We all need a loaf in the kitchen. It’s the humble cornerstone of any household and we assume it’ll be scoffed immediately. Sometimes, however, those last few pieces sit and wait in vain for a sandwich or slice of toast that never comes. If you loathe waste as much as we do, here are 10 of our best-loved leftover bread recipes to make the most of the ingredient that’s king of the kitchen.
Leftover bread recipes
1. Bread and butter pudding
We’ll start with the classic. Leftover bread really does make the best pudding and it’s perfect if you’ve got a hankering for something sweet and need to feed a crowd. Try our twist, using zesty marmalade and a dash of whisky, for a grown-up comfort food treat.
Marmalade & whisky bread & butter pudding
Classic bread & butter pudding
Banana bread & butter pudding
2. Crusty bread salad
Panzanella is a much-loved Italian bread salad that typically pairs ciabatta, ripe, juicy tomatoes, olive oil, olives, capers and peppers. The mix of sharp and mellow flavours along with a variety of textures make it a seasonal salad to rival the best. You can also try our winter version, using crunchy fried cauliflower and crisp radishes.
Tuna & caper panzanella
Winter apple & squash panzanella
3. Veggie bread bake
Feel like something savoury? All it takes is leftover white bread, a nice strong cheddar and a couple of handfuls of vegetables to make a family meal to please all palates. Try this picture perfect leek & tomato eggy bread bake.
4. Breadcrumb topping
Liven up baked fish, one-pots or pasta bakes with a crisp breadcrumb topping. It adds texture and depth to a recipe that just needs that little bit of crunch. These pesto & olive-crusted fish fillets are not to be missed.
Vegetarian bean pot with herby breadcrumbs
Creamy pesto chicken with roasted tomatoes
Tofu & spinach cannelloni
5. French toast
Stale bread lends itself well to soaking up flavours and not turning to mush at the first hint of moisture, so why not treat yourself to a breakfast or brunch to remember with our chocolate & banana French toast.
Try more tempting French toast recipes.
Throw these into soups and salads. Just a sprig of parsley and a drizzle of olive oil can turn your torn up bread into a crisp and golden treat. Sprinkle crunchy croutons, chorizo and herbs over cauliflower soup for a sophisticated dinner party starter.
Cauliflower soup with chorizo and garlic croutons
Crunchy parsley croutons
Next level chicken Caesar salad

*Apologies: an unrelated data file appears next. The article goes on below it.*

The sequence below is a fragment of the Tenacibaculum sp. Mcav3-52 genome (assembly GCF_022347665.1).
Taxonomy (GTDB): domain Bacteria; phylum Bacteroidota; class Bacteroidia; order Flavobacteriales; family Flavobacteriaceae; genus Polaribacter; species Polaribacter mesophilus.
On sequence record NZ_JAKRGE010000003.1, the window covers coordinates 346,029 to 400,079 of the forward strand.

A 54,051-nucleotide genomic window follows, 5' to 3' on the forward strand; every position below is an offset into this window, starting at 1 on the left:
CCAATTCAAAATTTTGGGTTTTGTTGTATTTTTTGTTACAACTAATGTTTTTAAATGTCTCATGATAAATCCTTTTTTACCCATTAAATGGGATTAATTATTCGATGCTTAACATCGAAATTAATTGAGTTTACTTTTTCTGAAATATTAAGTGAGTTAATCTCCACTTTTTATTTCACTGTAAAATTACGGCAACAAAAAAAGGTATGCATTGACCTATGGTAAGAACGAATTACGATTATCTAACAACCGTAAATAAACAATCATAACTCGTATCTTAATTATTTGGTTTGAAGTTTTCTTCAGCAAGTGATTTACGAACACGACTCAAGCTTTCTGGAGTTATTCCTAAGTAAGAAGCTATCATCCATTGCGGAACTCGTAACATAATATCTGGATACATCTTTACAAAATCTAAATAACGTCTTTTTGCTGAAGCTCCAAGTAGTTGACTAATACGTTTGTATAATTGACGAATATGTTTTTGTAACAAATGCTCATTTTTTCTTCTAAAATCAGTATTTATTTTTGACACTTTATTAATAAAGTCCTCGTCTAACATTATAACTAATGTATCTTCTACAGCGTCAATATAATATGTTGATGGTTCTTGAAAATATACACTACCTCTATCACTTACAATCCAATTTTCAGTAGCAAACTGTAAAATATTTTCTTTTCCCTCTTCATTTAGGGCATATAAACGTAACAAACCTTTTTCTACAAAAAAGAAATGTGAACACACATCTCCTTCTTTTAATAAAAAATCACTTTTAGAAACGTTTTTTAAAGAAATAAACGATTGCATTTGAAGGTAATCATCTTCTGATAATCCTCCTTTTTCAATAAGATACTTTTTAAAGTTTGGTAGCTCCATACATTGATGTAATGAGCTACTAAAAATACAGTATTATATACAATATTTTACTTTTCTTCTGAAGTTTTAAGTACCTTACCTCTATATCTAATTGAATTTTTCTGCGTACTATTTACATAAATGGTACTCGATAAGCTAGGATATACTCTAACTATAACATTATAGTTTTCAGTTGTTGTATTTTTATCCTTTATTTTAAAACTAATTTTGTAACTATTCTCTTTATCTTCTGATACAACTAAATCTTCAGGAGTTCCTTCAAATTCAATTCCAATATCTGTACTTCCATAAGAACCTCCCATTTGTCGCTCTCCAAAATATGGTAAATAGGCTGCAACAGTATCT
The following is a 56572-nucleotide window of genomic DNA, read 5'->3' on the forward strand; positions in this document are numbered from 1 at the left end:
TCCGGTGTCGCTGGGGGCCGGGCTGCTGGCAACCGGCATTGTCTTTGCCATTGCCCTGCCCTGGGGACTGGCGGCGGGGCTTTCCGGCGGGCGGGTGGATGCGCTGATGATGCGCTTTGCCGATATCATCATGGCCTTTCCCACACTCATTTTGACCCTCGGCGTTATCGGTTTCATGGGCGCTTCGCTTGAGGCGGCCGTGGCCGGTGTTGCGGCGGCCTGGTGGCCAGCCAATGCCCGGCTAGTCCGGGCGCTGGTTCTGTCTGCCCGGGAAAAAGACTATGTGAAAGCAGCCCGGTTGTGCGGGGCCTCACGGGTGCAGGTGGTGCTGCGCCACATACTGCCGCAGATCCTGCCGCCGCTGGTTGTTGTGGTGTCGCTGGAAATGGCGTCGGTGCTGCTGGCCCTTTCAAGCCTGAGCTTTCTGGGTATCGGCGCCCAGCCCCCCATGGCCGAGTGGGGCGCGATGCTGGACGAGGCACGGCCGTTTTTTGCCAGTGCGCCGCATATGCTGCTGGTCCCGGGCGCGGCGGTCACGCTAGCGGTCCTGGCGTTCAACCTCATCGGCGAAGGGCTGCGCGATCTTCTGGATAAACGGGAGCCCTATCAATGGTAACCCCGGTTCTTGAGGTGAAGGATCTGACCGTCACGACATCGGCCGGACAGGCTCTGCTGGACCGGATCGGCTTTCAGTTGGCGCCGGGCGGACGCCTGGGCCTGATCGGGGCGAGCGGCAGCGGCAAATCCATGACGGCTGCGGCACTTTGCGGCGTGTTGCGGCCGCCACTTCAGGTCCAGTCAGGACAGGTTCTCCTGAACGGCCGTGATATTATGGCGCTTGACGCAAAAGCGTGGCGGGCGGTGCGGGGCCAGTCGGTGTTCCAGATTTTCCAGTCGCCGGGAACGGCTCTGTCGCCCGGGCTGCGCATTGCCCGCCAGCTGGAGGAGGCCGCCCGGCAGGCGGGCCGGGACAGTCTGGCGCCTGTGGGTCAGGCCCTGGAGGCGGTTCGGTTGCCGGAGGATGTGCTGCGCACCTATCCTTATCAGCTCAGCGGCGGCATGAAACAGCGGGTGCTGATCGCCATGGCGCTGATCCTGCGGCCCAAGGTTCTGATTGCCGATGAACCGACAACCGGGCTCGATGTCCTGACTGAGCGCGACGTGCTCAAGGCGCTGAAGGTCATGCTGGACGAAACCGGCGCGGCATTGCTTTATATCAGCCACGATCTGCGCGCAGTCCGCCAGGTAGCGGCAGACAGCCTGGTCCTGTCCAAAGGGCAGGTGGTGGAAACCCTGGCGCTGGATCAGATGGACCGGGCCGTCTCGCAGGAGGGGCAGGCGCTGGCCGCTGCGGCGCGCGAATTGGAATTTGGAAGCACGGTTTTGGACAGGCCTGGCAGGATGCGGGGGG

Extra crispy bread + extra melty cheese = winner. Stale bread works just fine for toasties. Butter the sides on the pan or grill and wait for that golden brown colour and oozing centre we all love. These cheese toasties are bound to satisfy cheesy cravings:
Leek & Wensleydale toasties
Gruyère, prosciutto & sage toastie
Tomato & mozzarella toastie
Green chilli & mango toastie
Tahini, feta and honey toastie
Breadcrumbs help to bind your burger patties, which gives you a great excuse to treat yourself to a Mexican fiesta of flavours with this Mexican bean burger with lime yogurt & salsa.
A crunchy, lightly toasted base is the ideal vehicle for a sumptuous pile of seasonal toppings. Our easy tomato bruschetta makes a perfect sharing starter for a summer gathering.
Summer beans on toast with prosciutto
Brie, tomato & Serrano bruschetta
10. Bread sauce
Stale bread also makes the best Sunday dinner sauce. Double cream, a bay leaf and a bit of onion elevate a simple bread sauce to something essential for any roast poultry. Go traditional with our luxuriously creamy classic bread sauce or try a sourdough version instead.
Check out more bread sauce recipes.
How to store bread
It’s inevitable that sometimes you just won’t get a chance to use up your bread. Storing it in the right way means you can avoid waste.
The length of time bread keeps fresh depends on the type and whether or not it has additional ingredients to help preserve it. For example, French bread only stays fresh for a day, while a shop-bought sliced loaf may easily last for three or four days. Freshly baked bread goes stale, which involves drying out and becoming harder as its structure changes. Bread that contains preservatives often goes mouldy first.
Room temperature, fridge or freezer?
The best way to keep bread is to wrap it in plastic or foil, this helps to combat a loss of moisture. Store it at room temperature if you know you’re going to get through it.
It may seem counterintuitive but the fridge won’t prolong the life of a loaf. In fact, it accelerates the change in structure and can make it become hard sooner.
Conversely, the freezer is the best option if you want to keep bread fresh beyond a day or two. Seal well in a freezer bag on day one. You can slice it first, if you like. Defrost at room temperature, toast slices from frozen or wrap in foil and heat through in the oven – the latter gives a nice result for French bread.
Another way to avoid waste (and you can also do this if it’s already a bit stale) is to blitz the bread into breadcrumbs. Pop them in a freezer bag and grab a handful when you need them.
Need more inspiration? Browse our leftover bread recipes.
What are your innovative ways with leftover bread? Leave a comment below
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